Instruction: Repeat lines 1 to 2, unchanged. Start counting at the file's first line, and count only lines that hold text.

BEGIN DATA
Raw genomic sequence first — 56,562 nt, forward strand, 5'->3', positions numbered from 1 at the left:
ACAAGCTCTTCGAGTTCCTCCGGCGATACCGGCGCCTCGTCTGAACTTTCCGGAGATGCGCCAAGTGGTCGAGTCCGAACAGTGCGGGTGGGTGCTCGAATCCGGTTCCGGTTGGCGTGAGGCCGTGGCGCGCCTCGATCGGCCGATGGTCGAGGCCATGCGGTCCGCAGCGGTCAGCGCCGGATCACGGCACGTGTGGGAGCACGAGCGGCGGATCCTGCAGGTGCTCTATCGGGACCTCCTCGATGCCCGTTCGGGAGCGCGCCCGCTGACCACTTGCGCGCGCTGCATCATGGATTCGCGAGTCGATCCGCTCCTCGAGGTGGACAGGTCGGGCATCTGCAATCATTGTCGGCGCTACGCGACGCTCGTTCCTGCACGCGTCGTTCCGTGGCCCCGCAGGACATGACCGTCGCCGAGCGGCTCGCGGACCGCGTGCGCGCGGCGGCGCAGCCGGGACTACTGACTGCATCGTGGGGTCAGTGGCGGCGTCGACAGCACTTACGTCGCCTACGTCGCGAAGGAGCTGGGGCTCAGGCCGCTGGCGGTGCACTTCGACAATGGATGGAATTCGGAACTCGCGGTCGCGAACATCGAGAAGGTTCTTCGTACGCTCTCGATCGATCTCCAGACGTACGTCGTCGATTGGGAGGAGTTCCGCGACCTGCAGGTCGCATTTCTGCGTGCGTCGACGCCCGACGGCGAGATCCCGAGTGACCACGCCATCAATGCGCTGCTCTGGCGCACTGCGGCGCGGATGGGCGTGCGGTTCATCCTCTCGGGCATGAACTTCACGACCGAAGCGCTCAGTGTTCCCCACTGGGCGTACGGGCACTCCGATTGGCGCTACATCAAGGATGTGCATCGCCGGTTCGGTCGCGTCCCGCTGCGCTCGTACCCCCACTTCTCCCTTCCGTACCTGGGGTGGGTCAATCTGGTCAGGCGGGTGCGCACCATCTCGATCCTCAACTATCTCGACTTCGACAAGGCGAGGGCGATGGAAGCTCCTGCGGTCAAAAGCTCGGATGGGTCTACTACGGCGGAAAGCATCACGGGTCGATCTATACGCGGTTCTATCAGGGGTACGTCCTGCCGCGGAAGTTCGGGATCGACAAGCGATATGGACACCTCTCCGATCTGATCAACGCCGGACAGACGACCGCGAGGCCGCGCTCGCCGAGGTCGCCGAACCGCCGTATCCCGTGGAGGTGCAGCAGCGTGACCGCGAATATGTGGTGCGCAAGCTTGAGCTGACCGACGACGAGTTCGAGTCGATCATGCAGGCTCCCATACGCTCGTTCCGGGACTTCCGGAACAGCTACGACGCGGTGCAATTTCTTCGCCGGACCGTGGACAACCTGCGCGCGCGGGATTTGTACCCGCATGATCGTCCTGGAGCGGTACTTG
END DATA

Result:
Raw genomic sequence first — 56,562 nt, forward strand, 5'->3', positions numbered from 1 at the left:
ACAAGCTCTTCGAGTTCCTCCGGCGATACCGGCGCCTCGTCTGAACTTTCCGGAGATGCGCCAAGTGGTCGAGTCCGAACAGTGCGGGTGGGTGCTCGAATCCGGTTCCGGTTGGCGTGAGGCCGTGGCGCGCCTCGATCGGCCGATGGTCGAGGCCATGCGGTCCGCAGCGGTCAGCGCCGGATCACGGCACGTGTGGGAGCACGAGCGGCGGATCCTGCAGGTGCTCTATCGGGACCTCCTCGATGCCCGTTCGGGAGCGCGCCCGCTGACCACTTGCGCGCGCTGCATCATGGATTCGCGAGTCGATCCGCTCCTCGAGGTGGACAGGTCGGGCATCTGCAATCATTGTCGGCGCTACGCGACGCTCGTTCCTGCACGCGTCGTTCCGTGGCCCCGCAGGACATGACCGTCGCCGAGCGGCTCGCGGACCGCGTGCGCGCGGCGGCGCAGCCGGGACTACTGACTGCATCGTGGGGTCAGTGGCGGCGTCGACAGCACTTACGTCGCCTACGTCGCGAAGGAGCTGGGGCTCAGGCCGCTGGCGGTGCACTTCGACAATGGATGGAATTCGGAACTCGCGGTCGCGAACATCGAGAAGGTTCTTCGTACGCTCTCGATCGATCTCCAGACGTACGTCGTCGATTGGGAGGAGTTCCGCGACCTGCAGGTCGCATTTCTGCGTGCGTCGACGCCCGACGGCGAGATCCCGAGTGACCACGCCATCAATGCGCTGCTCTGGCGCACTGCGGCGCGGATGGGCGTGCGGTTCATCCTCTCGGGCATGAACTTCACGACCGAAGCGCTCAGTGTTCCCCACTGGGCGTACGGGCACTCCGATTGGCGCTACATCAAGGATGTGCATCGCCGGTTCGGTCGCGTCCCGCTGCGCTCGTACCCCCACTTCTCCCTTCCGTACCTGGGGTGGGTCAATCTGGTCAGGCGGGTGCGCACCATCTCGATCCTCAACTATCTCGACTTCGACAAGGCGAGGGCGATGGAAGCTCCTGCGGTCAAAAGCTCGGATGGGTCTACTACGGCGGAAAGCATCACGGGTCGATCTATACGCGGTTCTATCAGGGGTACGTCCTGCCGCGGAAGTTCGGGATCGACAAGCGATATGGACACCTCTCCGATCTGATCAACGCCGGACAGACGACCGCGAGGCCGCGCTCGCCGAGGTCGCCGAACCGCCGTATCCCGTGGAGGTGCAGCAGCGTGACCGCGAATATGTGGTGCGCAAGCTTGAGCTGACCGACGACGAGTTCGAGTCGATCATGCAGGCTCCCATACGCTCGTTCCGGGACTTCCGGAACAGCTACGACGCGGTGCAATTTCTTCGCCGGACCGTGGACAACCTGCGCGCGCGGGATTTGTACCCGCATGATCGTCCTGGAGCGGTACTTG